Roger Fitzgerald, 85, whose column In Search of the Simple Life, evoked smiles and chuckles from commercial fishermen from Seattle to the Bering Sea, died from heart failure in Queen Creek, Ariz., on July 7, 2023.
His columns in the Alaska Fisherman’s Journal and National Fisherman spanned 25 years of dramatic change in the Alaska fishing industry from wooden boats and iced fish to the modern factory trawlers competitive with the best fleets in the world.
With a mixture of humor and respect he covered a panoply of characters that included the Samuelsons and the Knutsens, who captained venerable halibut schooners dating back to the early 1920s and still in service, Sea Lion Murphy, a seinerman out of Cordova, the wonderful story-teller Jim Beaton, the Burns Brothers whose vessel Blue North might well be the most technically awesome longliner in the Pacific, and his son, Michael Fitzgerald, who became a top highline cod fisherman in his own right – just to name a few.
Fitzgerald’s first memory of landing a fish is recorded in the cookbook Off the Hook with recipes by Susan Volland: “It was in Newport, Rhode Island, circa 1944, casting feathered jigs off a dock for tinker mackerel with my mother…suddenly a strike, the fish vibrating through my hands and arms like electricity…And later, seeing it come out of the oven, two perfect fillets crisp and brown with lemon and butter. Or maybe my memory added the butter – we were on strict rations then…”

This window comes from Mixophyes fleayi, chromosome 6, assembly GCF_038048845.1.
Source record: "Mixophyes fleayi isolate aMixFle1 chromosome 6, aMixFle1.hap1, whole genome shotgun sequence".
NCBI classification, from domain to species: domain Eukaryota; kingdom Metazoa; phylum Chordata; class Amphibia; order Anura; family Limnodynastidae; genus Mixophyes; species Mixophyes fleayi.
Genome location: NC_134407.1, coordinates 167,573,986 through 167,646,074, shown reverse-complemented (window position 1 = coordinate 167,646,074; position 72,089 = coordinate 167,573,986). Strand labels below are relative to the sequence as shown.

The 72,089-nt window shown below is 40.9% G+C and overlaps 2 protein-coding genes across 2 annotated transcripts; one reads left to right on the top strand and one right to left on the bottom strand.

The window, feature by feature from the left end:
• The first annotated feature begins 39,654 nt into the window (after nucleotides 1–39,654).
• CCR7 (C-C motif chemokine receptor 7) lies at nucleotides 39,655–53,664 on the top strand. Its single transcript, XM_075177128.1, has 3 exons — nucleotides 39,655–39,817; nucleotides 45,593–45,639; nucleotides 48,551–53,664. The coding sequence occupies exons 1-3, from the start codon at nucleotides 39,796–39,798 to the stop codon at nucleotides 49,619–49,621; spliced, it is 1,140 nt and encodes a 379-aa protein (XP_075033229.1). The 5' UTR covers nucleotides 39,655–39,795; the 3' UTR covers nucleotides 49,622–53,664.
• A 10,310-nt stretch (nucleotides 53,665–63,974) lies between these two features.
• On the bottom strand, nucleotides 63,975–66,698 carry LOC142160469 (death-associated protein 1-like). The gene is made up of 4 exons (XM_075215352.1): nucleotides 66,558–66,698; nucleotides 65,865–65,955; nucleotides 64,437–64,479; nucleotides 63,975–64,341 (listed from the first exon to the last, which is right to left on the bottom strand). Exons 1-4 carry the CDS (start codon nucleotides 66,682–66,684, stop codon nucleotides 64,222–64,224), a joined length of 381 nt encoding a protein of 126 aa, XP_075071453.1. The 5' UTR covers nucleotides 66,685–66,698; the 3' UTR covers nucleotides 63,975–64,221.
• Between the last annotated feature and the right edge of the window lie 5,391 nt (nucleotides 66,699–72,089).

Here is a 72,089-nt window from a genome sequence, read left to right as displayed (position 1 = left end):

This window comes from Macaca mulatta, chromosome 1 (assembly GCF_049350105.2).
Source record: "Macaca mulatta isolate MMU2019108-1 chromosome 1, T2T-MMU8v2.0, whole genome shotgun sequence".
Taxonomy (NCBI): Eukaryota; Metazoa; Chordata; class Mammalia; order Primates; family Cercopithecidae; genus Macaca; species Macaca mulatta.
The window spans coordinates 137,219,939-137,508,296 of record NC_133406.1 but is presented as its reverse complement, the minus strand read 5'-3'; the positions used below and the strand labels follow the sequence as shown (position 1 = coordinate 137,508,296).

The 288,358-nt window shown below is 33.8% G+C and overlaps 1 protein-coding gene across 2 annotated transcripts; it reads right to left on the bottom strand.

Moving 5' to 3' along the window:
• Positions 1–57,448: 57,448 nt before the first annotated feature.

The delight in reading Fitzgerald’s columns is in the humorous leaps from one thought or paragraph to the next with unexpected somersaults and twists upon landing.
Fitzgerald was born Nov. 24, 1937 into a Navy family, the eldest of four boys. When his father returned from World War II, the family moved to Guantanamo, Cuba – a country and memories he returned to in his columns.
At the age of 17, Fitzgerald enlisted in the Navy and was posted to the USS Archerfish, which was famous for having sunk the Japanese aircraft carrier Shinano in November 1944 – the largest warship ever sunk by a submarine, according to Wikipedia.
From reading every chance he got on the submarine he went on to get B.A. and Master’s degrees in English, teaching positions at Vermont Academy and then Charles Wright Academy and a return to fishing one summer with his son out of a small boat in La Push, Wash.
After running a seine boat out of Cordova, Alaska, he helped start the trade publications, Alaska Fisherman’s Journal, Seafood Leader, and the recipe magazine, Simply Seafood, which took him from the Lofoten Islands to Thailand writing stories about catching, processing, and selling seafood.
As he wrote in one of his columns, “you could say our ‘office’ was anywhere in the North Pacific at any given time, from crabbing off the Aleutians, longlining cod in the Bering Sea or salmon trolling in Southeast wherever it was happening.”
Fitzgerald is survived by a son, Michael Fitzgerald and a daughter, Mary Fitzgerald, and six grandchildren and step-grandchildren.